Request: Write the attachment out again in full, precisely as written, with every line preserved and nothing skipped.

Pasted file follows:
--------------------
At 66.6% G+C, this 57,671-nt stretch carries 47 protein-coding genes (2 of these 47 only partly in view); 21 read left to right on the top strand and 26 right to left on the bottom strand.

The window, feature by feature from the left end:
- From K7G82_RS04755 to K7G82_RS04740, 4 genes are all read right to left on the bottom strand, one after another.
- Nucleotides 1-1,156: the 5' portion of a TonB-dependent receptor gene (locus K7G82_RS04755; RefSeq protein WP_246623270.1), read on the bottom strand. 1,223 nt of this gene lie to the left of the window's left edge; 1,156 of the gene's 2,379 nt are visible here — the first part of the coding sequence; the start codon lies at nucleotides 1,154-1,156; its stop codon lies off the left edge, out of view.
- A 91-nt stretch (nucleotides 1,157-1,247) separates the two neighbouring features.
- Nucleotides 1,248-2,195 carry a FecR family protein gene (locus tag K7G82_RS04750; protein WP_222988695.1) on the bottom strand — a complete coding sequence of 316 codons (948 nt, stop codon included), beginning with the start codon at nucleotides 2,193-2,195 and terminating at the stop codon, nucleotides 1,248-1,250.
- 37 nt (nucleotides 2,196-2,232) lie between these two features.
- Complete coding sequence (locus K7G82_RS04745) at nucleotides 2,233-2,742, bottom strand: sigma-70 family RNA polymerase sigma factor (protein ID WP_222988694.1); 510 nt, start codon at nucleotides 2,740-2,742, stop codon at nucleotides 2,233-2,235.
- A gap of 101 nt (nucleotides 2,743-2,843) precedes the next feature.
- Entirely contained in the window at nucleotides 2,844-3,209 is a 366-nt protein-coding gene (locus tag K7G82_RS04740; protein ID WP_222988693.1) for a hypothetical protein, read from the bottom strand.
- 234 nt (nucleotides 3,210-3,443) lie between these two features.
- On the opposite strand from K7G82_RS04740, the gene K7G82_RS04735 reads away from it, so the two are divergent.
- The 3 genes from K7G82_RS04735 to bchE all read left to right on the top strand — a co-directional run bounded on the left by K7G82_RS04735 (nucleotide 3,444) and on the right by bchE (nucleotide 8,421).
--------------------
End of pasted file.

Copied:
At 66.6% G+C, this 57,671-nt stretch carries 47 protein-coding genes (2 of these 47 only partly in view); 21 read left to right on the top strand and 26 right to left on the bottom strand.

The window, feature by feature from the left end:
- From K7G82_RS04755 to K7G82_RS04740, 4 genes are all read right to left on the bottom strand, one after another.
- Nucleotides 1-1,156: the 5' portion of a TonB-dependent receptor gene (locus K7G82_RS04755; RefSeq protein WP_246623270.1), read on the bottom strand. 1,223 nt of this gene lie to the left of the window's left edge; 1,156 of the gene's 2,379 nt are visible here — the first part of the coding sequence; the start codon lies at nucleotides 1,154-1,156; its stop codon lies off the left edge, out of view.
- A 91-nt stretch (nucleotides 1,157-1,247) separates the two neighbouring features.
- Nucleotides 1,248-2,195 carry a FecR family protein gene (locus tag K7G82_RS04750; protein WP_222988695.1) on the bottom strand — a complete coding sequence of 316 codons (948 nt, stop codon included), beginning with the start codon at nucleotides 2,193-2,195 and terminating at the stop codon, nucleotides 1,248-1,250.
- 37 nt (nucleotides 2,196-2,232) lie between these two features.
- Complete coding sequence (locus K7G82_RS04745) at nucleotides 2,233-2,742, bottom strand: sigma-70 family RNA polymerase sigma factor (protein ID WP_222988694.1); 510 nt, start codon at nucleotides 2,740-2,742, stop codon at nucleotides 2,233-2,235.
- A gap of 101 nt (nucleotides 2,743-2,843) precedes the next feature.
- Entirely contained in the window at nucleotides 2,844-3,209 is a 366-nt protein-coding gene (locus tag K7G82_RS04740; protein ID WP_222988693.1) for a hypothetical protein, read from the bottom strand.
- 234 nt (nucleotides 3,210-3,443) lie between these two features.
- On the opposite strand from K7G82_RS04740, the gene K7G82_RS04735 reads away from it, so the two are divergent.
- The 3 genes from K7G82_RS04735 to bchE all read left to right on the top strand — a co-directional run bounded on the left by K7G82_RS04735 (nucleotide 3,444) and on the right by bchE (nucleotide 8,421).